-- intro: Exercise is great for your body (and mind!), but could it be hurting your teeth? Maybe, suggests a study in the Scandinavian Journal of Medicine & Science in Sports. The researchers found that triathletes who did endurance training had a greater risk for tooth erosion (a loss of enamel due to acid on the teeth) compared to people who didn’t exercise. And the longer they worked out each week, the more likely they were to have multiple cavities. Dentists suspect it might have something to do with saliva—or a lack thereof.
“Saliva is more than 90% water, so you breathe it out through your mouth,” says Gigi Meinecke, DMD, a spokesperson for the Academy of General Dentistry. “Any time your mouth is dry, you put yourself at risk for cavities because bacteria thrive vigorously in that environment.”
That could be a problem if you often do long, intense sweat sessions where you breathe heavily and don’t hydrate enough or don’t replenish fluids lost afterward.But even if you don’t work out like crazy, there could be other surprising problems plaguing your mouth. Here are five more reasons your teeth might hurt:
quicklist:1category: 5 Weird Reasons Your Teeth Hurttitle: Your have a sinus flare-upurl:text:If you have an ache in your teeth during a bad cold or around hay fever season, it could be related to your sinuses. “The sinus floor sits right on top of the roof of your teeth,” Meinecke says. “If the sinuses are full, people usually come in with pain in their upper teeth behind the eye.” Another common way to tell: the pain isn’t limited to just one tooth. If it’s your sinuses, several in the area will be sensitive. Your best bet in this case is to clear up the infection, so you should see a doctor.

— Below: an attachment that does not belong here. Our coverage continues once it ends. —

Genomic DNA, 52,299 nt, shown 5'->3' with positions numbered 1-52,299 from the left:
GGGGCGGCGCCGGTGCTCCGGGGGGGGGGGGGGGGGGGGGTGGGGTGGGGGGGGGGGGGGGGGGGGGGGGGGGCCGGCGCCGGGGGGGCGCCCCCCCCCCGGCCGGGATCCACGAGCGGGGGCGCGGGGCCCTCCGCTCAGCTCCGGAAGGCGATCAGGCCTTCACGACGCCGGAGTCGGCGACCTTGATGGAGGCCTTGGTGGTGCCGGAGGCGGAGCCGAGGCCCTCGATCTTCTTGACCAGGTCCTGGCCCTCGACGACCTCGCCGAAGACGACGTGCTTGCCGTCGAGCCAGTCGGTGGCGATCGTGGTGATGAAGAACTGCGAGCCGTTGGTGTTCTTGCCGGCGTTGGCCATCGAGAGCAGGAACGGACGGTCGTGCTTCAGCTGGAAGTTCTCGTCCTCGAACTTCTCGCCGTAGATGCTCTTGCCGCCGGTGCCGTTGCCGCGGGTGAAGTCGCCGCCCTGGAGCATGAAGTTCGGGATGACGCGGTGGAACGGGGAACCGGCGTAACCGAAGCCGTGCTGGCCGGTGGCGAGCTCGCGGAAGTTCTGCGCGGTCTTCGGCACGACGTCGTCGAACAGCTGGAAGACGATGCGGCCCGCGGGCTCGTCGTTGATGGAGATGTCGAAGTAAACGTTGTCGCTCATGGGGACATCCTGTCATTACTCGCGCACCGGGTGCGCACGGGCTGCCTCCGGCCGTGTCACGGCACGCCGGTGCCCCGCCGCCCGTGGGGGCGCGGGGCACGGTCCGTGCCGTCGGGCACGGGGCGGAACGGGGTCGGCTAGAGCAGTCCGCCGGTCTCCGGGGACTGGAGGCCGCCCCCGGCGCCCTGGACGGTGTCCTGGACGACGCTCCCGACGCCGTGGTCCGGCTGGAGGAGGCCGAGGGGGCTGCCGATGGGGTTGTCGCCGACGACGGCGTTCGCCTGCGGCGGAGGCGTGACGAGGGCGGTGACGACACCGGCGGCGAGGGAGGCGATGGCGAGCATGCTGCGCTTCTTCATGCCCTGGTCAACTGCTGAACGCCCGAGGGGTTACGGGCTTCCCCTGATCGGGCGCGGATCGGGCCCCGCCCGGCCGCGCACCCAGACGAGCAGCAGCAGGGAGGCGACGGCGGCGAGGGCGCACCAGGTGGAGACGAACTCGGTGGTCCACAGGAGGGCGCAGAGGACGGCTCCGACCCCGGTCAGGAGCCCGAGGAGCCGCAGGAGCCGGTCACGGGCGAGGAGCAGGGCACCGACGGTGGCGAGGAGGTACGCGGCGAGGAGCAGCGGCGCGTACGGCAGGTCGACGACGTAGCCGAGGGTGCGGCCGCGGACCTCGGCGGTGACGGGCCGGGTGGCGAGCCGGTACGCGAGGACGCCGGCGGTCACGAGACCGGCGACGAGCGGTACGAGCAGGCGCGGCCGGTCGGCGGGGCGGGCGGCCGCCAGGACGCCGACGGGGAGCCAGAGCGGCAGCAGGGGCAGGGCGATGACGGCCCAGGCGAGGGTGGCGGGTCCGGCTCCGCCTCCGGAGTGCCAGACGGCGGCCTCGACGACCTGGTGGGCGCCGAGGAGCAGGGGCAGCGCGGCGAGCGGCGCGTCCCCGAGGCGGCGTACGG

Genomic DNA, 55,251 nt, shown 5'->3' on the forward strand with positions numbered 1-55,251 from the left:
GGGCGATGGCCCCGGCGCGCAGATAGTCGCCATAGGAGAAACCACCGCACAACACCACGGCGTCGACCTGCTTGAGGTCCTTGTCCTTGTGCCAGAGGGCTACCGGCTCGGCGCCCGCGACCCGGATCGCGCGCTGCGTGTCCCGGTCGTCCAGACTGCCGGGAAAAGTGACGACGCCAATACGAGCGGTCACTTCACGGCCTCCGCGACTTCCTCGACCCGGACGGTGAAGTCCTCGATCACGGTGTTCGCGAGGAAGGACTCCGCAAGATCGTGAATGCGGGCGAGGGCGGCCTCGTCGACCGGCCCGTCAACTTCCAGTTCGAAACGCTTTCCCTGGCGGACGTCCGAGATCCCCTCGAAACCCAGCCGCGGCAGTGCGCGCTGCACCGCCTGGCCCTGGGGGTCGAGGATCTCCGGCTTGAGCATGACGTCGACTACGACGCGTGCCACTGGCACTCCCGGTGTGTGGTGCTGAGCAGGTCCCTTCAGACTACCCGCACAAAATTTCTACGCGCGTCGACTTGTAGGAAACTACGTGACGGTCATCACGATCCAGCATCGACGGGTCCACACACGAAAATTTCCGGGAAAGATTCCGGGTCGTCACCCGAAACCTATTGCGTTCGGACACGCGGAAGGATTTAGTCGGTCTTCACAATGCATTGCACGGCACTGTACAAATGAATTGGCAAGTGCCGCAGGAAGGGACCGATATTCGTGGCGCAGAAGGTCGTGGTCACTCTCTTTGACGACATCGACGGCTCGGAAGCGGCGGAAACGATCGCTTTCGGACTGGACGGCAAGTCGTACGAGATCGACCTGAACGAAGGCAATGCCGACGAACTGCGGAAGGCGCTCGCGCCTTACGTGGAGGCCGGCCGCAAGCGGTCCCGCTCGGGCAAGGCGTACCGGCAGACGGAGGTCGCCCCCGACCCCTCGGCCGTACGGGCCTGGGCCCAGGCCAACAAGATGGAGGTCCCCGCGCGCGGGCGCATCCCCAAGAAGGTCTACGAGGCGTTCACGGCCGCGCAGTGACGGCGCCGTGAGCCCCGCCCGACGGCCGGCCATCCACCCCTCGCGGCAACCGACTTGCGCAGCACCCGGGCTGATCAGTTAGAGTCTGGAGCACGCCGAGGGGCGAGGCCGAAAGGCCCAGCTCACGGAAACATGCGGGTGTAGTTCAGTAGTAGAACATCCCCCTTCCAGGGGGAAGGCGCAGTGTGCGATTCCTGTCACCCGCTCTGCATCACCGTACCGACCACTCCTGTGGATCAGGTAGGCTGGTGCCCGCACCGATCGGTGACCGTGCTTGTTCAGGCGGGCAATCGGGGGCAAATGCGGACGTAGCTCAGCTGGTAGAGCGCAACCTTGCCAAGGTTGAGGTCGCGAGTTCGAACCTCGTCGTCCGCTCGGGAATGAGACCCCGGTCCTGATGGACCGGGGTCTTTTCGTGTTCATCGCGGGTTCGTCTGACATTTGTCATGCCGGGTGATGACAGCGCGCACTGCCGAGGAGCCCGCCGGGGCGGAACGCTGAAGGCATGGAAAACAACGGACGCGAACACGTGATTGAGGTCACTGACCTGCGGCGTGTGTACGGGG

quicklist:2category: 5 Weird Reasons Your Teeth Hurttitle: Your gums are recedingurl:text:Some people with sensitive teeth have gum recession that’s caused the enamel at the gum line to wear away. “It’s like it doesn’t have a coat, so it’s exposed to all the elements,” Meinecke says. The pain doesn’t linger, but will pop up every time the tooth hits hot or cold foods, even a fork or spoon. Most dentists recommend brushing with a sensitive toothpaste, like Sensodyne, but you need to use it exclusively. The toothpaste can help strengthen enamel over time, but you’ll disrupt the process if you stop using it, Meinecke says. (So take it with you when you travel, too.)
quicklist:3category: 5 Weird Reasons Your Teeth Hurttitle: You have an abscessurl:text:That kernel of popcorn that got stuck in your teeth at the movies could come back to haunt you. An abscess is a tooth infection in a pocket filled with food or debris. Proper flossing can help keep abscesses at bay, but not everyone does it regularly. Sometimes patients come in with bits of food that have been sitting between their teeth, Meinecke says. That could lead to serious inflammation, with swelling, pus, and pain that lasts hours. The sooner you get one treated the better, as an untreated abscess can lead to gum disease. Here’s our friendly reminder: floss daily.
quicklist:4category: 5 Weird Reasons Your Teeth Hurttitle: You grind your teeth at nighturl:text:Most nighttime grinders don’t even realize they’re doing it. “People who grind suddenly bite down and get a lightning bolt of pain,” Meinecke says. Teeth grinding is also associated with symptoms like headaches, pain in the facial muscles, and a stiff jaw, according to the National Institutes of Health. It can even lead to broken teeth, Meinecke says. While some patients may be instructed to wear night guards, those aren’t always effective. “People can wake up next to it and not even know it was pulled out,” she says. In that case, Botox might be a good option. (Really.) It can stop the muscle that moves your jaw from generating the same amount of force, Meinecke says. Many dentists are trained to administer Botox, which should be given every 3-4 months.
quicklist:5category: 5 Weird Reasons Your Teeth Hurttitle: Your filling fell outurl:text:A cavity filling can fall out if too much force is applied to the area, or the material breaks down, she says. Decay around or under a filling can also cause breakage. Some patients may not even feel something missing until they bite down. “Food can get pushed into the area as they chew,” Meinecke says. “The space can start packing food where the filling left a void and cause pressure.” The area could also be sensitive to temperature until it’s fixed. Be sure to see your dentist right away to patch it up.